Celebrations were in order in Athens, as large crowds gathered outside the Greek court lauding the conviction of the Golden Dawn group, as the judges gave verdicts on 68 defendants. Leaders of the neo-Nazi party ‘Golden Dawn’ were found guilty of running a criminal outfit in the landmark case.
On Thursday, the Athens Appeals Court ruled that Golden Dawn operated as a criminal organization, systematically attacking migrants and leftists. Leader Nikos Michaloliakos and six colleagues were convicted of heading a criminal group. Supporter Giorgos Roupakias was found guilty of murdering an anti-racist musician and 15 others were convicted of conspiracy in the case. Fifty people were convicted on Wednesday, among them 18 former Golden Dawn members of parliament. The verdict translates into possible prison sentences of up to 15 years for the top members of the party. A trial that lasted over five years, the panel of three judges on Wednesday made political history by unanimously labeling the paramilitary party a criminal organization.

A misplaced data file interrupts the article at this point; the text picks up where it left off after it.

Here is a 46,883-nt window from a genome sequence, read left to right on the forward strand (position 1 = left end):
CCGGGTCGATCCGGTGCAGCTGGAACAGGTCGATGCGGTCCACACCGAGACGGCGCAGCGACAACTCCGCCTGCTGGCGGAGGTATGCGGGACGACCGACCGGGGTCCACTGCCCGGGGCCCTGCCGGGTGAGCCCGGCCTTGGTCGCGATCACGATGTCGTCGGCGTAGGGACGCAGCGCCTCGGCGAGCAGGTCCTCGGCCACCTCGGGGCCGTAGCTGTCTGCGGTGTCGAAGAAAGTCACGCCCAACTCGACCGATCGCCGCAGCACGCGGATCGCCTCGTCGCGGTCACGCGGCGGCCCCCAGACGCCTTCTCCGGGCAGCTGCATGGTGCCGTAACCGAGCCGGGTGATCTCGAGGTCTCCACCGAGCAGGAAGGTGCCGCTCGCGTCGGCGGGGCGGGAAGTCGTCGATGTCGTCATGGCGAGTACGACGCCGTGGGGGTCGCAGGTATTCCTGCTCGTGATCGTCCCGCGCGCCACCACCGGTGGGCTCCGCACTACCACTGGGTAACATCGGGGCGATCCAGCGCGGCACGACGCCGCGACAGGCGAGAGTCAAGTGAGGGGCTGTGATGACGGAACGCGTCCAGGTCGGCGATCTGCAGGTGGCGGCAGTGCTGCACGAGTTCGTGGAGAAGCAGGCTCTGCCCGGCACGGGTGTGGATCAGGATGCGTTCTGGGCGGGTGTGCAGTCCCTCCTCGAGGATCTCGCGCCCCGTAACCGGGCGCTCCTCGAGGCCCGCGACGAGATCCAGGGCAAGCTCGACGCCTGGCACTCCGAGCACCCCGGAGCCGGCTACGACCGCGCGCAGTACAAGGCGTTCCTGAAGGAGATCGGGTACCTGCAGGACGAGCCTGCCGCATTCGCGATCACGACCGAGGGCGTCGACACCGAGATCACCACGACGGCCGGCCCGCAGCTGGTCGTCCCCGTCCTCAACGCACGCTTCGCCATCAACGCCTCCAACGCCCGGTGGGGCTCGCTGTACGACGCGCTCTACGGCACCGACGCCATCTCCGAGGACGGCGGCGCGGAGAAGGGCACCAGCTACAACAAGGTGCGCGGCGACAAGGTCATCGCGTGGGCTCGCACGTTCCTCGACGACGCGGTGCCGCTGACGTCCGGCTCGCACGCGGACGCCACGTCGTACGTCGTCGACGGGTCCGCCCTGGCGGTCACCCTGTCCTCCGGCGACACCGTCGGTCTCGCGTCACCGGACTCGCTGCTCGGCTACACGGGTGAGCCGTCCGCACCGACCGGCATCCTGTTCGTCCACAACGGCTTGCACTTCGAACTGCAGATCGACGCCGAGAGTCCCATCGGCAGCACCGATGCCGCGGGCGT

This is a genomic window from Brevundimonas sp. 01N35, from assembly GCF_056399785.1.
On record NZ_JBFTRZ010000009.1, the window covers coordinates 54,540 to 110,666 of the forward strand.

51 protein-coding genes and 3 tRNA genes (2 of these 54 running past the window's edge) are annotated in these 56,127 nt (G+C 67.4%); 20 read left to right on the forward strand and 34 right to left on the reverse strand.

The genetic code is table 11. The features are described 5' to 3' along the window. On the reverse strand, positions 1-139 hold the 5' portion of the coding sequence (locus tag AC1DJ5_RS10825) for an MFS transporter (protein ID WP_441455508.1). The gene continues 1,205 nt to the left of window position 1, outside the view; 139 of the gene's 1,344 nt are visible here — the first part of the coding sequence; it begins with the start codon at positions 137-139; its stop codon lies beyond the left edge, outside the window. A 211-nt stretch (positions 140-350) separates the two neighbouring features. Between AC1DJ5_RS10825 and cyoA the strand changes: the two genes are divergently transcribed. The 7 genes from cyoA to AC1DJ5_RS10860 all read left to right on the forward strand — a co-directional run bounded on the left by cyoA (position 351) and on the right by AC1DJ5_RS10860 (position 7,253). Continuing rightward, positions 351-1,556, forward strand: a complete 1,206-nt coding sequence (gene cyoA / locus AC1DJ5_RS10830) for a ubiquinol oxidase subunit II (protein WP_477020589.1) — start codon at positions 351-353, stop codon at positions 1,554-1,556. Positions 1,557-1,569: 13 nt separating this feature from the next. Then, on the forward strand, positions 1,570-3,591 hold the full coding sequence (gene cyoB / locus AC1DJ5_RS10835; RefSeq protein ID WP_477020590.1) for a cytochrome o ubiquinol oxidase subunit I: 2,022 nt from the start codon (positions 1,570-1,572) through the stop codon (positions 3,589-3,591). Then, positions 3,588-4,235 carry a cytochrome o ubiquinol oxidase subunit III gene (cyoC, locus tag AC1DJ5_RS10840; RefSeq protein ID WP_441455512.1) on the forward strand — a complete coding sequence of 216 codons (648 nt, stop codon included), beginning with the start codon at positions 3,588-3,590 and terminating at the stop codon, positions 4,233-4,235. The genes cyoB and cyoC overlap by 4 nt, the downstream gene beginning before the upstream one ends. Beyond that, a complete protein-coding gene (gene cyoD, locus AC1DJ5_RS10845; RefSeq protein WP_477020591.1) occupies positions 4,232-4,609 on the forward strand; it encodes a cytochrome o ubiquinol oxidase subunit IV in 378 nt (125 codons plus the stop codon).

The judgment in Athens came as police and anti-fascist demonstrators clashed outside the courthouse, where some 15,000 people had gathered, as thousands of protesters demanded long jail terms, carrying banners that read “fear will not win” and “Nazis in prison”. Some 2,000 police were deployed around Athens Appeals Court and a few protesters also clashed with the police.
Nikos Michaloliakos founded the movement in the mid-1980s and was an admirer of Nazism and a Holocaust denier, giving the Hitler salute at party rallies. Golden Dawn officially denied being a neo-Nazi movement, but its badge closely resembled a swastika, some senior members praised Adolf Hitler, and the clothing of choice at anti-immigrant protests was black T-shirts and combat trousers. Witnesses told the trial that members were trained to handle weapons and used Nazi symbols.
The revolutionary decision went on to prove that fascism will no longer be tolerated in a democratic country that upholds the values of liberty and freedom.